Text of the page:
Director: Alfred Sole
Writer: Alfred Sole, Rosemary Ritvo
Starring: Linda Miller, Mildred Clinton, Paula Sheppard, Niles McMaster, Brooke Shields
Running Time: 102 min
BBFC Certificate: 18
The 70′s saw horror films really hit their stride. There were great titles made in the genre since the beginning of cinematic history, but the 70′s were when the barriers were broken in terms of truly shocking an audience and when horror really became popular. Films like The Exorcist and Texas Chainsaw Massacre sent weaker audience members fleeing in terror and those boasting a stronger disposition came in droves. This new generation of films shocked not only through higher volumes of realistic gore, but through more disturbing themes and content which didn’t always hide in the shadows.
Alice, Sweet Alice (a.k.a. Communion or Holy Terror) came in the middle of the decade to reasonable acclaim but never quite gained the ongoing momentum of some of its peers. Director Alfred Sole went on to helm only two more films before becoming a production designer for the rest of his career, which is a shame because on the strength of Alice, Sweet Alice he had a lot of talent.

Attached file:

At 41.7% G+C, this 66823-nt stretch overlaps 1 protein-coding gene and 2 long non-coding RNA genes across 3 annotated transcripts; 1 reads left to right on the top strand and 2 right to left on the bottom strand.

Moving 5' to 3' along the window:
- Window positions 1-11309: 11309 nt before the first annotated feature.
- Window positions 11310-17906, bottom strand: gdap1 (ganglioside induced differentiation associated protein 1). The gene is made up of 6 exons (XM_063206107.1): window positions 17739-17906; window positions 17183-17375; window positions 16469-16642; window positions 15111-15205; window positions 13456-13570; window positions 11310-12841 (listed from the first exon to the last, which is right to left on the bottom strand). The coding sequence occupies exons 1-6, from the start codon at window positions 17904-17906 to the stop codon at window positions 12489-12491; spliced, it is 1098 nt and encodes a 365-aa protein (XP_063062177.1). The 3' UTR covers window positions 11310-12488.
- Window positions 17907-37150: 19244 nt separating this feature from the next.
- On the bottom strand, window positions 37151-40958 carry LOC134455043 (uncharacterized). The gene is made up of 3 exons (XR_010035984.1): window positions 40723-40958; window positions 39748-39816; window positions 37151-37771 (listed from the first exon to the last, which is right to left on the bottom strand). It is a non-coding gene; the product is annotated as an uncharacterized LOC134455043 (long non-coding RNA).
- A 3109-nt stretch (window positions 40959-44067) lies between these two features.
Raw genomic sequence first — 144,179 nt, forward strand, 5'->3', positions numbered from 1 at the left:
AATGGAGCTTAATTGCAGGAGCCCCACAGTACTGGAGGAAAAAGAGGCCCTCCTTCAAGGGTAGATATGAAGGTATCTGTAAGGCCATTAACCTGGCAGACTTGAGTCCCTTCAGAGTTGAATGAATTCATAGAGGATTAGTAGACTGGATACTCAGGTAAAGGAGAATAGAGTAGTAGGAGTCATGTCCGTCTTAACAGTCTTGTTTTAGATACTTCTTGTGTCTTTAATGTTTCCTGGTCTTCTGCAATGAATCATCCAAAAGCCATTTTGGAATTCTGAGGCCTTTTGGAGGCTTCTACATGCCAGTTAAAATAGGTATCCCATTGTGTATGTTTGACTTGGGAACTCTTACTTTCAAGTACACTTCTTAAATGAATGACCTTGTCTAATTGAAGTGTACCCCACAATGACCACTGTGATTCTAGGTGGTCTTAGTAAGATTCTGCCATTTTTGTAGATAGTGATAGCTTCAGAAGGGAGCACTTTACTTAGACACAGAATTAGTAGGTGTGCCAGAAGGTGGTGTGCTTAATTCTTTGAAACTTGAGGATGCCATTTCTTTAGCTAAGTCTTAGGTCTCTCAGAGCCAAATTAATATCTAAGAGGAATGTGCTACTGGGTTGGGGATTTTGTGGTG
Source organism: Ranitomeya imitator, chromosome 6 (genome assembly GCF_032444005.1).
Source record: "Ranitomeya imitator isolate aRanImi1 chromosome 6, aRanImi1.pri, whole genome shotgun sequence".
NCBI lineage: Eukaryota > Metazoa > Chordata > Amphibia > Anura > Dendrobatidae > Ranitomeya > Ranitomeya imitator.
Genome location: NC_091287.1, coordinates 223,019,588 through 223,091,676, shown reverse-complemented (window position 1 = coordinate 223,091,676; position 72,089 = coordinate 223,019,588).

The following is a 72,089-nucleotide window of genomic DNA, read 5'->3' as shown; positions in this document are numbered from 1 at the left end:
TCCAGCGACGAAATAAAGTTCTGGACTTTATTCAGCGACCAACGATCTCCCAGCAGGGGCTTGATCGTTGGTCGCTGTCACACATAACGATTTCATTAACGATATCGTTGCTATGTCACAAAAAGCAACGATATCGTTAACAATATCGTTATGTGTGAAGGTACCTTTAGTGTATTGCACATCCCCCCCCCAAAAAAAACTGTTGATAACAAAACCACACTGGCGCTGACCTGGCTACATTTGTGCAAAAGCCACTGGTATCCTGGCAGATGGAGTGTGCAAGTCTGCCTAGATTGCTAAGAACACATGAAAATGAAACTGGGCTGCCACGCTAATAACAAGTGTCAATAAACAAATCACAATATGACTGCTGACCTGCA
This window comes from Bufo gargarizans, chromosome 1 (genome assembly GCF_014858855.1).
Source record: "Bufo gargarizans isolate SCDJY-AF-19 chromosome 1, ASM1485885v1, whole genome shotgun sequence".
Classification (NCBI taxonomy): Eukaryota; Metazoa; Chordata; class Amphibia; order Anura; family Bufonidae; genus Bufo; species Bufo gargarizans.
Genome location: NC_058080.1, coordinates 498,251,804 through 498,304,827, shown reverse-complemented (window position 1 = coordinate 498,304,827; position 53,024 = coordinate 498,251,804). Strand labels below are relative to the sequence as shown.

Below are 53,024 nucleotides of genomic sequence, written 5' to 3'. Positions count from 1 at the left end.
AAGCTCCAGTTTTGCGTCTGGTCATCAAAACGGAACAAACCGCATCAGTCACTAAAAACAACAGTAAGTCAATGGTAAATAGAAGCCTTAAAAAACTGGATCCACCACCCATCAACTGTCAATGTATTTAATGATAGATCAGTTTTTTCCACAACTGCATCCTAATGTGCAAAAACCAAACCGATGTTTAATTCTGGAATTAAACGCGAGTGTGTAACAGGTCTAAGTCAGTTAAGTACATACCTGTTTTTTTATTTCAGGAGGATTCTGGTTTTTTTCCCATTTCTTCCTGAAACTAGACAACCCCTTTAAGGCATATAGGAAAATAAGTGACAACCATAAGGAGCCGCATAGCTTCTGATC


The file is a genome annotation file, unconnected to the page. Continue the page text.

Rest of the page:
As mentioned, the 70′s breed of horror films were often quite disturbing and Alice, Sweet Alice is no different, largely due to its focus on murderous acts carried out on and by children. The title character Alice (Paula Sheppard) is an unpleasant 12 year old girl that constantly taunts and threatens her younger sister Karen (a young Brooke Shields in her debut film role), an overly perfect little ‘darling’ to their separated parents. During her first communion, Karen is brutally murdered and all eyes turn towards Alice as the culprit, especially those of the audience who are the only witnesses to the crime. The girl’s parents (Linda Miller & Niles McMaster) refuse to believe that their precious daughter could do such a thing though and whilst the seemingly deluded mother hides away from the truth, the father decides to do some investigating of his own.